I think "I should probably actually play it someday."

Maybe when I've been at my new job long enough to get vacation hours.

One of those games I wish I could get into but never did. I've got all the Witcher games and just haven't gotten into any of them, but I think they are fantastic games.

Couldn't get into it. I liked it in theory, but found it a bit samey. I only just got to the next act or zone or whatever they're called in the game. It's one of those games I intend to come back to but probably won't.

Really liked it. Though, this is as story driven as story driven games can get. Sometimes overwhelmingly so. Still, there is an undeniable quality to the quest design and writing. I absolutely love the Witcher lore and the 'slavish' take on folk and fairytales but most of the story in Witcher 3 seems to be about Geralt and his relationships. The more or less unrelated stories with the Novigrad vampire or the evil spirit tree or the watchtower ghosts; these were all so incredible if TW3 had nothing but these the game would have been one of my most favorite of all time. But for each of those there were like ten that felt more like serialized drama. Really don't care much for it but for the most part it still held my attention. Don't think that would have been the case with any other game.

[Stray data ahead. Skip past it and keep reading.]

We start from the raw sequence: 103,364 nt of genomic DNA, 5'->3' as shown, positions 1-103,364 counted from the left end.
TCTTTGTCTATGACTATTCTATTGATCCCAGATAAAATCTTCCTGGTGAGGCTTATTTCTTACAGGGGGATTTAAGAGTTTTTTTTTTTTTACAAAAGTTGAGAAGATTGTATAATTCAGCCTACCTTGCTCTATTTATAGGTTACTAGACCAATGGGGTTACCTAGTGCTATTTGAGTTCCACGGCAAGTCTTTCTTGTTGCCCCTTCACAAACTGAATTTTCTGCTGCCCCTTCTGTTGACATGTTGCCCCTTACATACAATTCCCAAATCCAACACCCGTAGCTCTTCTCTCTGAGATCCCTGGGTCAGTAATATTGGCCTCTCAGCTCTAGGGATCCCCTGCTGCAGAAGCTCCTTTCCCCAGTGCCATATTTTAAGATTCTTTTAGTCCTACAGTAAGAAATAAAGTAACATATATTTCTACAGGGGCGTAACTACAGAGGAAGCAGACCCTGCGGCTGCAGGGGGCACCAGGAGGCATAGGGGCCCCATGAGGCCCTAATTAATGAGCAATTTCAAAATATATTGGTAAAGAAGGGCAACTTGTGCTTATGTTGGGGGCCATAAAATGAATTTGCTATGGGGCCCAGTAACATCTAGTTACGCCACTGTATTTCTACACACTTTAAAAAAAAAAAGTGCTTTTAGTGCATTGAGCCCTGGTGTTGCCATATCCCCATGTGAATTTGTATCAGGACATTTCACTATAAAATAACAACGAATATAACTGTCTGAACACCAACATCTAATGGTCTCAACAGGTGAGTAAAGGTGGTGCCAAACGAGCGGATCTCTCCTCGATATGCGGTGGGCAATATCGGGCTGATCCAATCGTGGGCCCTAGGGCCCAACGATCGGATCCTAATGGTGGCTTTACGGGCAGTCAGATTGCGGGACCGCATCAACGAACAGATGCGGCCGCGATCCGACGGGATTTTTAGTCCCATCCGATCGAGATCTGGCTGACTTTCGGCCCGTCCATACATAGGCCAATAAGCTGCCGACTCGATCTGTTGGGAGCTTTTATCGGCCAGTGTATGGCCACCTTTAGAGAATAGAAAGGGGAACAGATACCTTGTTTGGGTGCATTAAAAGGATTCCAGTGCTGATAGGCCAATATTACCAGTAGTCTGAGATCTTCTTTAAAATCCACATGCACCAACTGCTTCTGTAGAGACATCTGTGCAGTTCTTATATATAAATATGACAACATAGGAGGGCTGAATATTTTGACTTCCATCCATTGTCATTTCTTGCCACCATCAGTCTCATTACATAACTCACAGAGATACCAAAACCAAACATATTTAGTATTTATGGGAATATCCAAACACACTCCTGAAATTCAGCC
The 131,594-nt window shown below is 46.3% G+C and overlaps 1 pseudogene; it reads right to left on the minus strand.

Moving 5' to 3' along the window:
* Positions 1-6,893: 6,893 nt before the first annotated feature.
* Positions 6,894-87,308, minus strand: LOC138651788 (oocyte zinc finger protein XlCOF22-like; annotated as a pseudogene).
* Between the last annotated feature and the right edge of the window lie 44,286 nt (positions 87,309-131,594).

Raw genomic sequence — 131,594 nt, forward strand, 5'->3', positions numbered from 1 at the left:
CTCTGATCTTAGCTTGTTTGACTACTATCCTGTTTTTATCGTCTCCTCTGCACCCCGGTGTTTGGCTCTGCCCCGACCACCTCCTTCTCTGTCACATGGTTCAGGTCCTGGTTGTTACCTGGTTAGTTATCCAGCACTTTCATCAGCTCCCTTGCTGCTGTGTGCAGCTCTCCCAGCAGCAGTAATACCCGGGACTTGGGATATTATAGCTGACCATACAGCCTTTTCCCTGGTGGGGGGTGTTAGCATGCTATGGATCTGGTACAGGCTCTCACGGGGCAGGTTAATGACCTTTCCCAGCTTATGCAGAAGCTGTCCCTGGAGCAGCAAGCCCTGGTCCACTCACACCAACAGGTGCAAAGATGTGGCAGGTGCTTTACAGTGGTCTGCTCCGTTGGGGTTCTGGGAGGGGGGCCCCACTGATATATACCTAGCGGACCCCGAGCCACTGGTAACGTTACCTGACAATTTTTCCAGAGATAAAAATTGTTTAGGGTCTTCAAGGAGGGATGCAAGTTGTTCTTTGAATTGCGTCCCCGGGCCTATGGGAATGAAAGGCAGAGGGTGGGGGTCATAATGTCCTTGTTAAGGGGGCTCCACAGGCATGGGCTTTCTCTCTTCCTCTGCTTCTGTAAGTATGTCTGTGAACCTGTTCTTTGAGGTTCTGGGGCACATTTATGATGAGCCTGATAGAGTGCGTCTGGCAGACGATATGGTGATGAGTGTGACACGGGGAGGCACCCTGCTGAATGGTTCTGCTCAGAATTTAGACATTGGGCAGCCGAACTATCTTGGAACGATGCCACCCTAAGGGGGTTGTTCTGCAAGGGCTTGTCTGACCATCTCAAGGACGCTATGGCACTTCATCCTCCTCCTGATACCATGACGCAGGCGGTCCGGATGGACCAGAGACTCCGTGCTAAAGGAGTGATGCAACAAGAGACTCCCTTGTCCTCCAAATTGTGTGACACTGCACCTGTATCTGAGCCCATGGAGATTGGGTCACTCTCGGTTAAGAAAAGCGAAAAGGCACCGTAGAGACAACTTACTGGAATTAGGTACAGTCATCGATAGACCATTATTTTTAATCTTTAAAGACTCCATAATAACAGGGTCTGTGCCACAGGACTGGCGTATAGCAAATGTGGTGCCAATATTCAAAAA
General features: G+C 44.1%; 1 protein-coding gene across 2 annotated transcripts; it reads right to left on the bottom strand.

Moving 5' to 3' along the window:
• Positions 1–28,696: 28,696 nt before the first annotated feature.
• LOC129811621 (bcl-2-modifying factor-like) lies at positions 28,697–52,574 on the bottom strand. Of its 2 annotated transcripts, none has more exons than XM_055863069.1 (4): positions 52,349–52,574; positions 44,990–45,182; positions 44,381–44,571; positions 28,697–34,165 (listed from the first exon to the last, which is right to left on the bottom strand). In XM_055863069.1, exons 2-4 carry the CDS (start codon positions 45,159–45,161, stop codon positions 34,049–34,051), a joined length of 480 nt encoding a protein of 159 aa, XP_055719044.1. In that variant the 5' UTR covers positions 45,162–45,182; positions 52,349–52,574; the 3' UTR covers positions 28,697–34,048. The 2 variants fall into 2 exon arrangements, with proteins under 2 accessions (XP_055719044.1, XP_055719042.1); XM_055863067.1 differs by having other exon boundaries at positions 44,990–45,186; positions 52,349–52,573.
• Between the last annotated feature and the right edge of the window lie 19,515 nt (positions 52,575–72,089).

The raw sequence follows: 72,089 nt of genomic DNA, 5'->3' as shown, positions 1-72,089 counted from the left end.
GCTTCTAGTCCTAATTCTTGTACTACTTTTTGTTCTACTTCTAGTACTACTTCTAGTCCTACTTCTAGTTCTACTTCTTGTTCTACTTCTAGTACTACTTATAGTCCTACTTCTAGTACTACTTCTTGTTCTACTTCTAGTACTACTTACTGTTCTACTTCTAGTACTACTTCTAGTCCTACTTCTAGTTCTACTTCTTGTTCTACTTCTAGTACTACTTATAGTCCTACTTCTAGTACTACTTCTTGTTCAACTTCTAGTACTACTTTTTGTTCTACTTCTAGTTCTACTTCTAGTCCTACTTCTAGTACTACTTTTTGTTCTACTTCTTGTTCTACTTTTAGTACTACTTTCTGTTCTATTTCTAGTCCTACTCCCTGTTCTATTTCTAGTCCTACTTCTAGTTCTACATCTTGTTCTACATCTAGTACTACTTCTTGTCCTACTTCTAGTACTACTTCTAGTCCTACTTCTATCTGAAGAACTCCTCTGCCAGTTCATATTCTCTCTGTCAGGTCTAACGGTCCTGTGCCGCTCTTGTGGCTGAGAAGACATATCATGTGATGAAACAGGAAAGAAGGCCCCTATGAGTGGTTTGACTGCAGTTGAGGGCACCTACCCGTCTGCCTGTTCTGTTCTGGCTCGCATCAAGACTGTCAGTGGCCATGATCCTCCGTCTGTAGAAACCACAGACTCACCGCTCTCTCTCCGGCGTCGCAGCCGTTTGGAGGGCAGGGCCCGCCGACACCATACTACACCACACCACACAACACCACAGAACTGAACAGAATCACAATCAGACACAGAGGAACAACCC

As for gameplay yeah the combat isn't the greatest. Very unresponsive and it's not a game to be played on 'hard' b/c of the ridiculously long load times. The game also seems to have an obsession making you collect junk, junk and more junk with no use whatsoever. The music isn't bad but for such a long game the battle music in particular gets very repetitive to the point of irritating. And the maps are big but for whatever reason I never felt I was actually exploring; it's all just too scripted like you're constantly guided by an invisible hand so no 20 minutes pass without a cutscene.